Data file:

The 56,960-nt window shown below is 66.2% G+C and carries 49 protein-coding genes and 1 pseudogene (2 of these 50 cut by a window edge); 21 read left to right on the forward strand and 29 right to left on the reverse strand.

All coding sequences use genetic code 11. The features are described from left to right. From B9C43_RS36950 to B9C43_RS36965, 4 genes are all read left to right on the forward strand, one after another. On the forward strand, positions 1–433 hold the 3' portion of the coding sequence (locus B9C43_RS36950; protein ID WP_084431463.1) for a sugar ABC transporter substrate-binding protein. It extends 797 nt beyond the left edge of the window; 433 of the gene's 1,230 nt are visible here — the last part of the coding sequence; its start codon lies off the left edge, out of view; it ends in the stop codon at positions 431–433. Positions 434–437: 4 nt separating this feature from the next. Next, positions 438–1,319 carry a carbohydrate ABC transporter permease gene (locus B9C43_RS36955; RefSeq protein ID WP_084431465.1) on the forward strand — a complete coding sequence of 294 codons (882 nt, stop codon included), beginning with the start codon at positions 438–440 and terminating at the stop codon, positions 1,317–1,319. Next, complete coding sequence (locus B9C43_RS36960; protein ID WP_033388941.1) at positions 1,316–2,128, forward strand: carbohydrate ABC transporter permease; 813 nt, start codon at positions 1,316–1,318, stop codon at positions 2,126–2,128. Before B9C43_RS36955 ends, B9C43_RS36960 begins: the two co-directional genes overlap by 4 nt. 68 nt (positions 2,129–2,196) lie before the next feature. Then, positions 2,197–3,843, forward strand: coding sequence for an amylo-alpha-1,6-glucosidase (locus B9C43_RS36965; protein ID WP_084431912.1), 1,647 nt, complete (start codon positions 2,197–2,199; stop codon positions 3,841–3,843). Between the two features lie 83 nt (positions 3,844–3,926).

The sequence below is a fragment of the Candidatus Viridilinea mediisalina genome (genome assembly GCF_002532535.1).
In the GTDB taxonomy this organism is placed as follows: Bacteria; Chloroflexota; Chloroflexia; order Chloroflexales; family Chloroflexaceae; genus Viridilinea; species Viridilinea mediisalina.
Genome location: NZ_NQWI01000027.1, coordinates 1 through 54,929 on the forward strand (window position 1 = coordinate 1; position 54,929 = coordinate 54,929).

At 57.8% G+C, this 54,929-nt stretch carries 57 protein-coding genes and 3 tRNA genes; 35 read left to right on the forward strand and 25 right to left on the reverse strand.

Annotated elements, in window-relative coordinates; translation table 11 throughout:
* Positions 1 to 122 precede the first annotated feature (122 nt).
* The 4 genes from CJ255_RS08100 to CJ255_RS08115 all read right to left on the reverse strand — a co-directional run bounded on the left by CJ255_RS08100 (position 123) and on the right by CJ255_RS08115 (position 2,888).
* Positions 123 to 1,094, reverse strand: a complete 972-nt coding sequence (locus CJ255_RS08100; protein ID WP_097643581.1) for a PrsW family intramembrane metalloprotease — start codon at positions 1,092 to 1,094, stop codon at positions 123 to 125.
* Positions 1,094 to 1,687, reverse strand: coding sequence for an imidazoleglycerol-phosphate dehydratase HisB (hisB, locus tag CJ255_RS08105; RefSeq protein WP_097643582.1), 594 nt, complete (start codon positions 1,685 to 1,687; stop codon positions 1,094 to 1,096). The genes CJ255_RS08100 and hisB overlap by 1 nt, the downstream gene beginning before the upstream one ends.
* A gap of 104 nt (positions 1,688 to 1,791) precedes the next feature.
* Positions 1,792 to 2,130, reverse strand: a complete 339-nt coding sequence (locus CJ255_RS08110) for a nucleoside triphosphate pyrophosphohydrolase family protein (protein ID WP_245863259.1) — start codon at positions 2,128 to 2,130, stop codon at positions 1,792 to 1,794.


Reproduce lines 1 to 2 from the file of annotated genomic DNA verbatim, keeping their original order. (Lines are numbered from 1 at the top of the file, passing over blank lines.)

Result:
The 56,960-nt window shown below is 66.2% G+C and carries 49 protein-coding genes and 1 pseudogene (2 of these 50 cut by a window edge); 21 read left to right on the forward strand and 29 right to left on the reverse strand.

All coding sequences use genetic code 11. The features are described from left to right. From B9C43_RS36950 to B9C43_RS36965, 4 genes are all read left to right on the forward strand, one after another. On the forward strand, positions 1–433 hold the 3' portion of the coding sequence (locus B9C43_RS36950; protein ID WP_084431463.1) for a sugar ABC transporter substrate-binding protein. It extends 797 nt beyond the left edge of the window; 433 of the gene's 1,230 nt are visible here — the last part of the coding sequence; its start codon lies off the left edge, out of view; it ends in the stop codon at positions 431–433. Positions 434–437: 4 nt separating this feature from the next. Next, positions 438–1,319 carry a carbohydrate ABC transporter permease gene (locus B9C43_RS36955; RefSeq protein ID WP_084431465.1) on the forward strand — a complete coding sequence of 294 codons (882 nt, stop codon included), beginning with the start codon at positions 438–440 and terminating at the stop codon, positions 1,317–1,319. Next, complete coding sequence (locus B9C43_RS36960; protein ID WP_033388941.1) at positions 1,316–2,128, forward strand: carbohydrate ABC transporter permease; 813 nt, start codon at positions 1,316–1,318, stop codon at positions 2,126–2,128. Before B9C43_RS36955 ends, B9C43_RS36960 begins: the two co-directional genes overlap by 4 nt. 68 nt (positions 2,129–2,196) lie before the next feature. Then, positions 2,197–3,843, forward strand: coding sequence for an amylo-alpha-1,6-glucosidase (locus B9C43_RS36965; protein ID WP_084431912.1), 1,647 nt, complete (start codon positions 2,197–2,199; stop codon positions 3,841–3,843). Between the two features lie 83 nt (positions 3,844–3,926).